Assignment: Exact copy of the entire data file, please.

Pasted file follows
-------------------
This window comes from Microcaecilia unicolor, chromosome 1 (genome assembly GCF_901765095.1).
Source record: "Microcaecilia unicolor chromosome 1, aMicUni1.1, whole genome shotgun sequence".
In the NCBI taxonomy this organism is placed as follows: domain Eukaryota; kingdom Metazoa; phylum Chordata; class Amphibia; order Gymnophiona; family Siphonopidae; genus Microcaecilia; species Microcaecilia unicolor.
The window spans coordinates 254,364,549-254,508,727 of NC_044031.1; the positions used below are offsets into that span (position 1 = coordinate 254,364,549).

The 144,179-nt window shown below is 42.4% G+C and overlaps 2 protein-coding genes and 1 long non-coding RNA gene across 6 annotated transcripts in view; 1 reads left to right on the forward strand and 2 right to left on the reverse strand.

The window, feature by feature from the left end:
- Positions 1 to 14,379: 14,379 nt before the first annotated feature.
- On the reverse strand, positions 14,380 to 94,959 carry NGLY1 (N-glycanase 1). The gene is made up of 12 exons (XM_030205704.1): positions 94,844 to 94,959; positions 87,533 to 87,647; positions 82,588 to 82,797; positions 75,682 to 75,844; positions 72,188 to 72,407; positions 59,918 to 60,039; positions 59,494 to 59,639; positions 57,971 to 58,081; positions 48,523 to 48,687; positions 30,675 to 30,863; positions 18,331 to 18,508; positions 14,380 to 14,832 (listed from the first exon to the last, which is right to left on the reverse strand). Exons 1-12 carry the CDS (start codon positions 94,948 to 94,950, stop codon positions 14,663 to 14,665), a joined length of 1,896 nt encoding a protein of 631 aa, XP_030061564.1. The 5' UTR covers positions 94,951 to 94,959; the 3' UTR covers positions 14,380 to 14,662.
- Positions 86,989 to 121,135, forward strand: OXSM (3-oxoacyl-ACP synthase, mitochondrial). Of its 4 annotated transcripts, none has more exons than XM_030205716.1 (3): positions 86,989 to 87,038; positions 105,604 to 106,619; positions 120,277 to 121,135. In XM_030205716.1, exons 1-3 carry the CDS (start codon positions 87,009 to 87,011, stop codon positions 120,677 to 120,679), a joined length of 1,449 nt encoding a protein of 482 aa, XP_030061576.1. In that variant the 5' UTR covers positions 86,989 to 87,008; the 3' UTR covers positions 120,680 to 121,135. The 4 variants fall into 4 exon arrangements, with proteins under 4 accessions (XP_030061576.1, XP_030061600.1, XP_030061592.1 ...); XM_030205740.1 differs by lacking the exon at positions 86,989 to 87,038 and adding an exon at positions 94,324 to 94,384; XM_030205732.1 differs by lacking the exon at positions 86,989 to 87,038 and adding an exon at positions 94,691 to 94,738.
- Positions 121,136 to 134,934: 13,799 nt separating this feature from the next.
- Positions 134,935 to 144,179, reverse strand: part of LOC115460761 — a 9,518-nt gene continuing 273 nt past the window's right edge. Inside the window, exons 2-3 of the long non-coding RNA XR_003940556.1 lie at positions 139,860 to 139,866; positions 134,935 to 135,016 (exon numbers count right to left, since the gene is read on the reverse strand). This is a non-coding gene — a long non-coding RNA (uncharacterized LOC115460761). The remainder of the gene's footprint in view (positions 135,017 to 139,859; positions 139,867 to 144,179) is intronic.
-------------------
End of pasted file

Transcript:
This window comes from Microcaecilia unicolor, chromosome 1 (genome assembly GCF_901765095.1).
Source record: "Microcaecilia unicolor chromosome 1, aMicUni1.1, whole genome shotgun sequence".
In the NCBI taxonomy this organism is placed as follows: domain Eukaryota; kingdom Metazoa; phylum Chordata; class Amphibia; order Gymnophiona; family Siphonopidae; genus Microcaecilia; species Microcaecilia unicolor.
The window spans coordinates 254,364,549-254,508,727 of NC_044031.1; the positions used below are offsets into that span (position 1 = coordinate 254,364,549).

The 144,179-nt window shown below is 42.4% G+C and overlaps 2 protein-coding genes and 1 long non-coding RNA gene across 6 annotated transcripts in view; 1 reads left to right on the forward strand and 2 right to left on the reverse strand.

The window, feature by feature from the left end:
- Positions 1 to 14,379: 14,379 nt before the first annotated feature.
- On the reverse strand, positions 14,380 to 94,959 carry NGLY1 (N-glycanase 1). The gene is made up of 12 exons (XM_030205704.1): positions 94,844 to 94,959; positions 87,533 to 87,647; positions 82,588 to 82,797; positions 75,682 to 75,844; positions 72,188 to 72,407; positions 59,918 to 60,039; positions 59,494 to 59,639; positions 57,971 to 58,081; positions 48,523 to 48,687; positions 30,675 to 30,863; positions 18,331 to 18,508; positions 14,380 to 14,832 (listed from the first exon to the last, which is right to left on the reverse strand). Exons 1-12 carry the CDS (start codon positions 94,948 to 94,950, stop codon positions 14,663 to 14,665), a joined length of 1,896 nt encoding a protein of 631 aa, XP_030061564.1. The 5' UTR covers positions 94,951 to 94,959; the 3' UTR covers positions 14,380 to 14,662.
- Positions 86,989 to 121,135, forward strand: OXSM (3-oxoacyl-ACP synthase, mitochondrial). Of its 4 annotated transcripts, none has more exons than XM_030205716.1 (3): positions 86,989 to 87,038; positions 105,604 to 106,619; positions 120,277 to 121,135. In XM_030205716.1, exons 1-3 carry the CDS (start codon positions 87,009 to 87,011, stop codon positions 120,677 to 120,679), a joined length of 1,449 nt encoding a protein of 482 aa, XP_030061576.1. In that variant the 5' UTR covers positions 86,989 to 87,008; the 3' UTR covers positions 120,680 to 121,135. The 4 variants fall into 4 exon arrangements, with proteins under 4 accessions (XP_030061576.1, XP_030061600.1, XP_030061592.1 ...); XM_030205740.1 differs by lacking the exon at positions 86,989 to 87,038 and adding an exon at positions 94,324 to 94,384; XM_030205732.1 differs by lacking the exon at positions 86,989 to 87,038 and adding an exon at positions 94,691 to 94,738.
- Positions 121,136 to 134,934: 13,799 nt separating this feature from the next.
- Positions 134,935 to 144,179, reverse strand: part of LOC115460761 — a 9,518-nt gene continuing 273 nt past the window's right edge. Inside the window, exons 2-3 of the long non-coding RNA XR_003940556.1 lie at positions 139,860 to 139,866; positions 134,935 to 135,016 (exon numbers count right to left, since the gene is read on the reverse strand). This is a non-coding gene — a long non-coding RNA (uncharacterized LOC115460761). The remainder of the gene's footprint in view (positions 135,017 to 139,859; positions 139,867 to 144,179) is intronic.